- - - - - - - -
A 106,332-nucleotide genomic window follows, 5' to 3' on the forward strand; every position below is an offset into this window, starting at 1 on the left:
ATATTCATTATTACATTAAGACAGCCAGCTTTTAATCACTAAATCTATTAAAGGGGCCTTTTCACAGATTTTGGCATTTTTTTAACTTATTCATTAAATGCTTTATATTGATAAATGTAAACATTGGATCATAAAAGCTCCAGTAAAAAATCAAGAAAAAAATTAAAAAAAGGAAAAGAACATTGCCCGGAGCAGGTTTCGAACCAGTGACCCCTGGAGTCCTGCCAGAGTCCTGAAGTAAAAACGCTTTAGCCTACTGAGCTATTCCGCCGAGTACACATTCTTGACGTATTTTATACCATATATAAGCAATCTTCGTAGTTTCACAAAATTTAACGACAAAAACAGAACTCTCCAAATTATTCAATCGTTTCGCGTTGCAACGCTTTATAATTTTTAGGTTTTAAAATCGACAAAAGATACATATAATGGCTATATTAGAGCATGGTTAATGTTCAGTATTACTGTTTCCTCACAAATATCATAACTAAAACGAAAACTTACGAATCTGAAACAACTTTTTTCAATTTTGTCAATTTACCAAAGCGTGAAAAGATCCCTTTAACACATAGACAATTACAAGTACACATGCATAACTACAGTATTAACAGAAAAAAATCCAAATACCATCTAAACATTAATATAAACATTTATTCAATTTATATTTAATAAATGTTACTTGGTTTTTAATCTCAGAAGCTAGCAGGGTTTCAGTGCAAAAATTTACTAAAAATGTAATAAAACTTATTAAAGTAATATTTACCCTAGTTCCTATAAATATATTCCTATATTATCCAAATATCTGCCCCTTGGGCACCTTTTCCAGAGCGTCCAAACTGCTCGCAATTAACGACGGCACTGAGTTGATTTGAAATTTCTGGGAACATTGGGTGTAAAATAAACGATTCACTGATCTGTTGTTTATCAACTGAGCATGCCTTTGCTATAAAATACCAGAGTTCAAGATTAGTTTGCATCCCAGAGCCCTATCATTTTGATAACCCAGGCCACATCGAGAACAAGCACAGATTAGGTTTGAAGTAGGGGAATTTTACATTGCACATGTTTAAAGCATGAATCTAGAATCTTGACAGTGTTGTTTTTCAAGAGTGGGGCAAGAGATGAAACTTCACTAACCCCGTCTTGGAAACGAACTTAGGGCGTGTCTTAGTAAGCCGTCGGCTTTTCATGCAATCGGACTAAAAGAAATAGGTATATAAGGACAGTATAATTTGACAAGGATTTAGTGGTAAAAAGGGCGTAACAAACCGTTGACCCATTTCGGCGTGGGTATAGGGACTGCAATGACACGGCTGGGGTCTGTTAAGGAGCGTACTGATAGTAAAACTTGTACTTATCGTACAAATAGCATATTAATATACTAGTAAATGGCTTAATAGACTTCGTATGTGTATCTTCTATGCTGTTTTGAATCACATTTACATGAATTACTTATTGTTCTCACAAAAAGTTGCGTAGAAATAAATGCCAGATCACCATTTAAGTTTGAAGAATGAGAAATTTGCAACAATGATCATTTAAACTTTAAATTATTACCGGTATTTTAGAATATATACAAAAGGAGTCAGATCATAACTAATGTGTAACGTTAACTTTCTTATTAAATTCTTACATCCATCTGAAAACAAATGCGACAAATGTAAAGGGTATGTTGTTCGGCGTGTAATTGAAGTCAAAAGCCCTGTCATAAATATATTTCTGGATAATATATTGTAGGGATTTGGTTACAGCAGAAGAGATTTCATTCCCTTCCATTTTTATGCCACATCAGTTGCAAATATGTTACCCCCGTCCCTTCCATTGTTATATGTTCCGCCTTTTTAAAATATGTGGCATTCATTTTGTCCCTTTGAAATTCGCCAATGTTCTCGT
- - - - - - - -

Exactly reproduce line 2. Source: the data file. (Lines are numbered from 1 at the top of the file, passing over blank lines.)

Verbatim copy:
ATATTCATTATTACATTAAGACAGCCAGCTTTTAATCACTAAATCTATTAAAGGGGCCTTTTCACAGATTTTGGCATTTTTTTAACTTATTCATTAAATGCTTTATATTGATAAATGTAAACATTGGATCATAAAAGCTCCAGTAAAAAATCAAGAAAAAAATTAAAAAAAGGAAAAGAACATTGCCCGGAGCAGGTTTCGAACCAGTGACCCCTGGAGTCCTGCCAGAGTCCTGAAGTAAAAACGCTTTAGCCTACTGAGCTATTCCGCCGAGTACACATTCTTGACGTATTTTATACCATATATAAGCAATCTTCGTAGTTTCACAAAATTTAACGACAAAAACAGAACTCTCCAAATTATTCAATCGTTTCGCGTTGCAACGCTTTATAATTTTTAGGTTTTAAAATCGACAAAAGATACATATAATGGCTATATTAGAGCATGGTTAATGTTCAGTATTACTGTTTCCTCACAAATATCATAACTAAAACGAAAACTTACGAATCTGAAACAACTTTTTTCAATTTTGTCAATTTACCAAAGCGTGAAAAGATCCCTTTAACACATAGACAATTACAAGTACACATGCATAACTACAGTATTAACAGAAAAAAATCCAAATACCATCTAAACATTAATATAAACATTTATTCAATTTATATTTAATAAATGTTACTTGGTTTTTAATCTCAGAAGCTAGCAGGGTTTCAGTGCAAAAATTTACTAAAAATGTAATAAAACTTATTAAAGTAATATTTACCCTAGTTCCTATAAATATATTCCTATATTATCCAAATATCTGCCCCTTGGGCACCTTTTCCAGAGCGTCCAAACTGCTCGCAATTAACGACGGCACTGAGTTGATTTGAAATTTCTGGGAACATTGGGTGTAAAATAAACGATTCACTGATCTGTTGTTTATCAACTGAGCATGCCTTTGCTATAAAATACCAGAGTTCAAGATTAGTTTGCATCCCAGAGCCCTATCATTTTGATAACCCAGGCCACATCGAGAACAAGCACAGATTAGGTTTGAAGTAGGGGAATTTTACATTGCACATGTTTAAAGCATGAATCTAGAATCTTGACAGTGTTGTTTTTCAAGAGTGGGGCAAGAGATGAAACTTCACTAACCCCGTCTTGGAAACGAACTTAGGGCGTGTCTTAGTAAGCCGTCGGCTTTTCATGCAATCGGACTAAAAGAAATAGGTATATAAGGACAGTATAATTTGACAAGGATTTAGTGGTAAAAAGGGCGTAACAAACCGTTGACCCATTTCGGCGTGGGTATAGGGACTGCAATGACACGGCTGGGGTCTGTTAAGGAGCGTACTGATAGTAAAACTTGTACTTATCGTACAAATAGCATATTAATATACTAGTAAATGGCTTAATAGACTTCGTATGTGTATCTTCTATGCTGTTTTGAATCACATTTACATGAATTACTTATTGTTCTCACAAAAAGTTGCGTAGAAATAAATGCCAGATCACCATTTAAGTTTGAAGAATGAGAAATTTGCAACAATGATCATTTAAACTTTAAATTATTACCGGTATTTTAGAATATATACAAAAGGAGTCAGATCATAACTAATGTGTAACGTTAACTTTCTTATTAAATTCTTACATCCATCTGAAAACAAATGCGACAAATGTAAAGGGTATGTTGTTCGGCGTGTAATTGAAGTCAAAAGCCCTGTCATAAATATATTTCTGGATAATATATTGTAGGGATTTGGTTACAGCAGAAGAGATTTCATTCCCTTCCATTTTTATGCCACATCAGTTGCAAATATGTTACCCCCGTCCCTTCCATTGTTATATGTTCCGCCTTTTTAAAATATGTGGCATTCATTTTGTCCCTTTGAAATTCGCCAATGTTCTCGT